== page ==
Question: Should I use a bad/ mediocre gene model as input for STAR RNA-seq alignment?
gravatar for William
15 months ago by
William4.4k wrote:

Should I use a bad/ mediocre gene model as input for STAR RNA-seq alignment?

In the STAR RNA-seq aligner manual I read that a gene model should be used when indexing a reference genome before alignment.

--sjdbGTFfile species the path to the file with annotated transcripts in the standard GTF format. STAR will extract splice junctions from this file and use them to greatly improve accuracy of the mapping. While this is optional, and STAR can be run without annotations, using annotations is highly recommended whenever they are available. Starting from 2.4.1a, the annotations can also be included on the fly at the mapping step.

I would like to know if this is still recommended when working with non model organism species that has a bad or mediocre gene model.

Question 1:

Is there a risk that RNA-seq reads will be aligned in the wrong location because of a mistakes in the gene model? How big is this risk?

A goal or the RNA-seq alignment is to improve / curate the gene model.

Question 2:

Do I need to rerun all my RNA-seq alignment (ie. re-create RNA-seq BAM files) every time I have slightly or substantially improved my gene model?

Or does 2-pass mapping mode already reduce the need for re-running after having upgraded the gene model?

For the most sensitive novel junction discovery,I would recommend running STAR in the 2-pass mode. It does not increase the number of detected novel junctions, but allows to detect more splices reads mapping to novel junctions. The basic idea is to run 1st pass of STAR mapping with the usual parameters, then collect the junctions detected in the rst pass, and use them as "annotated" junctions for the 2nd pass mapping.

Question 3a:

Should I always do multi-sample 2-pass mapping? Also if the RNA-seq samples are from multiple different projects / experiments?

For a study with multiple samples, it is recommended to collect 1st pass junctions from all samples. 1. Run 1st mapping pass for all samples with "usual" parameters. Using annotations is recom- mended either a the genome generation step, or mapping step. 2. Run 2nd mapping pass for all samples , listing files from all samples in --sjdbFileChrStartEnd /path/to/ /path/to/ ....

Question 3b:

Does this mean that I should always re-align all RNA-seq samples from fastq after having received new RNA-seq samples? (because the new RNA-seq samples might cause a new splice junction to be considered for alignment of the existing RNA-seq samples?)

Thank you.

ADD COMMENTlink modified 15 months ago by Santosh Anand4.7k • written 15 months ago by William4.4k

How bad is the annotation you have? If it's just highly incomplete but the exons in it seem reasonable then it'd make sense to use it. If they themselves are questionable then definitely don't use it.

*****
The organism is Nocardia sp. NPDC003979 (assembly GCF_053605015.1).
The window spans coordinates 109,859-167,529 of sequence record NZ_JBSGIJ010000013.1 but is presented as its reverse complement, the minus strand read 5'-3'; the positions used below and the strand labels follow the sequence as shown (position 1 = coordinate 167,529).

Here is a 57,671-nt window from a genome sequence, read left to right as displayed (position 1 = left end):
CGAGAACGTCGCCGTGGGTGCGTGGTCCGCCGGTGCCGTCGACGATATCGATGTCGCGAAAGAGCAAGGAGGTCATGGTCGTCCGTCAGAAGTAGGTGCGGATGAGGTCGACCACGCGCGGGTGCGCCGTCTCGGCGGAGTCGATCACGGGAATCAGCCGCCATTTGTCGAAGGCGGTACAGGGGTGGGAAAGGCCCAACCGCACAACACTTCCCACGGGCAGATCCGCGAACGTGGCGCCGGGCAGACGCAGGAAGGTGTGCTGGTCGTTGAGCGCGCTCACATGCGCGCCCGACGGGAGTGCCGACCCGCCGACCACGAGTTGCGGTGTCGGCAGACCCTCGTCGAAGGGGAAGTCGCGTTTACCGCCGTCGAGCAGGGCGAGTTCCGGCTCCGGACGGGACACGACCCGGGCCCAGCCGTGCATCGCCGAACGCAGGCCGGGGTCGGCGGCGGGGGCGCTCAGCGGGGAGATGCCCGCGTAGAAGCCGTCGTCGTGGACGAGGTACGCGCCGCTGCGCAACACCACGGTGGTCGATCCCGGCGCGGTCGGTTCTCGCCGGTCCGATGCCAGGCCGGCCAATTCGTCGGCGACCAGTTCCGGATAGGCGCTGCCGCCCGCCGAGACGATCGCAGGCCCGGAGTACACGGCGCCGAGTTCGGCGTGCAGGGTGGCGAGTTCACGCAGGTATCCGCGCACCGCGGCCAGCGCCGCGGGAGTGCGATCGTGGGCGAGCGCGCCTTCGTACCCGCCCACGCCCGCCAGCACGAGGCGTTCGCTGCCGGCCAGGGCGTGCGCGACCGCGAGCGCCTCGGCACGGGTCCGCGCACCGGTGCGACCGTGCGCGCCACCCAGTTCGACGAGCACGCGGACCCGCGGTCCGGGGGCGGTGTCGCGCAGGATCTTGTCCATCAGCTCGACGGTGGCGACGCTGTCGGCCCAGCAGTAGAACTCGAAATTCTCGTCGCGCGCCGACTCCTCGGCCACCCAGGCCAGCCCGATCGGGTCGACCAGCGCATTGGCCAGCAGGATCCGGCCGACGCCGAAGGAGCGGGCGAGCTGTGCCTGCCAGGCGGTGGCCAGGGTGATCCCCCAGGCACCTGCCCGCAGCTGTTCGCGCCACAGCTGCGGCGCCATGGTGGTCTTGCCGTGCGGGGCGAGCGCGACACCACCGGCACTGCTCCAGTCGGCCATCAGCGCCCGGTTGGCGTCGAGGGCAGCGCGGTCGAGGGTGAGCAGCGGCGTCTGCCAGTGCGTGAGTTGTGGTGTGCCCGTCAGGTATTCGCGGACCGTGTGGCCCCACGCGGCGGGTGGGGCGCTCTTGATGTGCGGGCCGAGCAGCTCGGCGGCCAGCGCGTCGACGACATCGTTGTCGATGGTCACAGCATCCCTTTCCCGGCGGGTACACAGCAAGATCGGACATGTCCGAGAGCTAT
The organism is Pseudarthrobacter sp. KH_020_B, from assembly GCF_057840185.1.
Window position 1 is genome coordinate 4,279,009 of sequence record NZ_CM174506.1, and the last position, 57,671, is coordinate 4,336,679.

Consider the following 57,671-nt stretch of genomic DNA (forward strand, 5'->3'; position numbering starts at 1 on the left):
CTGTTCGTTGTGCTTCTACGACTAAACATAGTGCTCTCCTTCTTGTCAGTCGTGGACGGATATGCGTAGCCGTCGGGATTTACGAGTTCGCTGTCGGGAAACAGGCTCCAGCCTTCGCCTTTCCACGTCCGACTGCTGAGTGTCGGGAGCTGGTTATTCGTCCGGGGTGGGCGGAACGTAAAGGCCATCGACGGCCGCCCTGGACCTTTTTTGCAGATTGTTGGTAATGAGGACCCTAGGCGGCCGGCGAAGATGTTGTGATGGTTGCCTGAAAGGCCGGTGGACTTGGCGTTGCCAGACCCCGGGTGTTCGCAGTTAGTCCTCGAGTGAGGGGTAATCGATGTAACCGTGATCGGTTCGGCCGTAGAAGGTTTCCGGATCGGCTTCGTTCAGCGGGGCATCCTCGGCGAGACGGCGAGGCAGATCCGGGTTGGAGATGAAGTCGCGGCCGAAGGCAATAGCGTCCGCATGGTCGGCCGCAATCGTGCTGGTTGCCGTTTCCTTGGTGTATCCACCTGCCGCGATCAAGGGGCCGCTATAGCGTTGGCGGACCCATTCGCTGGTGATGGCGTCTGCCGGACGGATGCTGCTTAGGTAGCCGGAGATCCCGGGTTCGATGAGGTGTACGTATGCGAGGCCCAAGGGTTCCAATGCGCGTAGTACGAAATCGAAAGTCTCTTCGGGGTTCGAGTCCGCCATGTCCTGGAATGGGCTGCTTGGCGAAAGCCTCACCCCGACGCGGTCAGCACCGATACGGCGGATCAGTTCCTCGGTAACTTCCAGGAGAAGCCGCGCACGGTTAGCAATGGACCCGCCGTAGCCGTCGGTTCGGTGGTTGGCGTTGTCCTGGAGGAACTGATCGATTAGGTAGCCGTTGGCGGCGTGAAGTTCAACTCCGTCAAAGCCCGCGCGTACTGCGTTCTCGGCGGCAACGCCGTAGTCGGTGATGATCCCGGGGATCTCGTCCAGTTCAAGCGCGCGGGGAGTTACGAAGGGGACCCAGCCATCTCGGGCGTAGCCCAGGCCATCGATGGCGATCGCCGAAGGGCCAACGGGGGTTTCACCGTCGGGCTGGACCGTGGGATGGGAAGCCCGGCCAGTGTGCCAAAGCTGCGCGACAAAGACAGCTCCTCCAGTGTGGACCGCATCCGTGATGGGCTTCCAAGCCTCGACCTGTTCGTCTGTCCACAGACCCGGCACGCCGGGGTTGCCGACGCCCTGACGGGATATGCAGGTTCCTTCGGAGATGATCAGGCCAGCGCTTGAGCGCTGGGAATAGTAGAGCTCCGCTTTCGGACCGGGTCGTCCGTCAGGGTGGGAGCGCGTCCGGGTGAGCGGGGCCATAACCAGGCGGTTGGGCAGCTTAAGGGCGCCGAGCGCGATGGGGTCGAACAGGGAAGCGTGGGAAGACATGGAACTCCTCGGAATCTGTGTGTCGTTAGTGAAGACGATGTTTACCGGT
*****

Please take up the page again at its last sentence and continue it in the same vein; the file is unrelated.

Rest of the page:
ADD REPLYlink written 15 months ago by Devon Ryan89k

Gene model is mostly incomplete I think. ie. exons, transcripts and complete genes are missing. Also 2 predicted genes might actually be 1 gene. The gene models is based on 3rd party "push button analysis" ab initio + rna-seq based gene prediction (i.e. no manual curation, or consensus analysis of multiple prediction software. ) The rna-seq data is from the same species. I am not sure how many "false positive" predicted exons, genes and transcripts there are.

ADD REPLYlink written 15 months ago by William4.4k

In that case I'm in complete agreement with Santosh's answer.

ADD REPLYlink written 15 months ago by Devon Ryan89k
gravatar for Santosh Anand
15 months ago by
Santosh Anand4.7k
Santosh Anand4.7k wrote:

Q1: Gene-model is used only as a guide - not as an obligatory anchor. So, if you have a reasonable gene-model, even partial or incomplete, you should use it.

Q2: IMO, 2-pass should be sufficient

Q3a: For the same project, it is recommended because in this way, you have a pool of putative junctions and evidence from more samples about their existence. This could help in determining which of them are TRUE and which other are false positives. I'd not mix junction from different projects because they might confound, given that different projects can have different splicing events.

Q3b: Theoretically yes. But it would be much costly to re-run all samples again (this is what is called n+1 problem). I am also guessing that it might not change the alignment much (so the cost vs. gain is unfavorable). However, since you are working on a non-model organism, why don't you just make a quick check for yourself. Eg. how much difference you find in running n vs n+1 samples?

ADD COMMENTlink written 15 months ago by Santosh Anand4.7k
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